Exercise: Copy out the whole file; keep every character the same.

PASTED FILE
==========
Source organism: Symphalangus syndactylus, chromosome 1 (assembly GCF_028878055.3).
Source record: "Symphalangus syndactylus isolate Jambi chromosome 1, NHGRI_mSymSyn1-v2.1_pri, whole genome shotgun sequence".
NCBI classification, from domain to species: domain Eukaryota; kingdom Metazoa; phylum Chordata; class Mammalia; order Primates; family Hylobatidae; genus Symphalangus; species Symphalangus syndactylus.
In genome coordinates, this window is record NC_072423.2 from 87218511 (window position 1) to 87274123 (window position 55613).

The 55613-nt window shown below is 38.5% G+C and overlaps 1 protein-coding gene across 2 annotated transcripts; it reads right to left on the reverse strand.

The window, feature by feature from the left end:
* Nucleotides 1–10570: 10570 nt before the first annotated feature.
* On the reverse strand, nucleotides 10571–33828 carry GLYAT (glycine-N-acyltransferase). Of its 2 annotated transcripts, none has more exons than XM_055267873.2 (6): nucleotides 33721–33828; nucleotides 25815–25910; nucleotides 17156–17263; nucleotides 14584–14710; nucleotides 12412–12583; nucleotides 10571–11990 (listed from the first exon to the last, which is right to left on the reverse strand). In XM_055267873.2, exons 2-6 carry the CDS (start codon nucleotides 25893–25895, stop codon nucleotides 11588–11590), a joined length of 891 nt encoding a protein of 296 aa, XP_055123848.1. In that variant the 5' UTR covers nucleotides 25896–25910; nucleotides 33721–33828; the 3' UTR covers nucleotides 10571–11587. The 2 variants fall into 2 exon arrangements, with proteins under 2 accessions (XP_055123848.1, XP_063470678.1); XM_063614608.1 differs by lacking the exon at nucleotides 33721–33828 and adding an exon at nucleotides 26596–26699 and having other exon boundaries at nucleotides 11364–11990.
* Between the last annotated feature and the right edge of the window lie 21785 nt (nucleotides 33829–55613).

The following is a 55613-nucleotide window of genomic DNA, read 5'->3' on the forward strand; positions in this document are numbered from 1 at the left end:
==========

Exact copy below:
Source organism: Symphalangus syndactylus, chromosome 1 (assembly GCF_028878055.3).
Source record: "Symphalangus syndactylus isolate Jambi chromosome 1, NHGRI_mSymSyn1-v2.1_pri, whole genome shotgun sequence".
NCBI classification, from domain to species: domain Eukaryota; kingdom Metazoa; phylum Chordata; class Mammalia; order Primates; family Hylobatidae; genus Symphalangus; species Symphalangus syndactylus.
In genome coordinates, this window is record NC_072423.2 from 87218511 (window position 1) to 87274123 (window position 55613).

The 55613-nt window shown below is 38.5% G+C and overlaps 1 protein-coding gene across 2 annotated transcripts; it reads right to left on the reverse strand.

The window, feature by feature from the left end:
* Nucleotides 1–10570: 10570 nt before the first annotated feature.
* On the reverse strand, nucleotides 10571–33828 carry GLYAT (glycine-N-acyltransferase). Of its 2 annotated transcripts, none has more exons than XM_055267873.2 (6): nucleotides 33721–33828; nucleotides 25815–25910; nucleotides 17156–17263; nucleotides 14584–14710; nucleotides 12412–12583; nucleotides 10571–11990 (listed from the first exon to the last, which is right to left on the reverse strand). In XM_055267873.2, exons 2-6 carry the CDS (start codon nucleotides 25893–25895, stop codon nucleotides 11588–11590), a joined length of 891 nt encoding a protein of 296 aa, XP_055123848.1. In that variant the 5' UTR covers nucleotides 25896–25910; nucleotides 33721–33828; the 3' UTR covers nucleotides 10571–11587. The 2 variants fall into 2 exon arrangements, with proteins under 2 accessions (XP_055123848.1, XP_063470678.1); XM_063614608.1 differs by lacking the exon at nucleotides 33721–33828 and adding an exon at nucleotides 26596–26699 and having other exon boundaries at nucleotides 11364–11990.
* Between the last annotated feature and the right edge of the window lie 21785 nt (nucleotides 33829–55613).

The following is a 55613-nucleotide window of genomic DNA, read 5'->3' on the forward strand; positions in this document are numbered from 1 at the left end: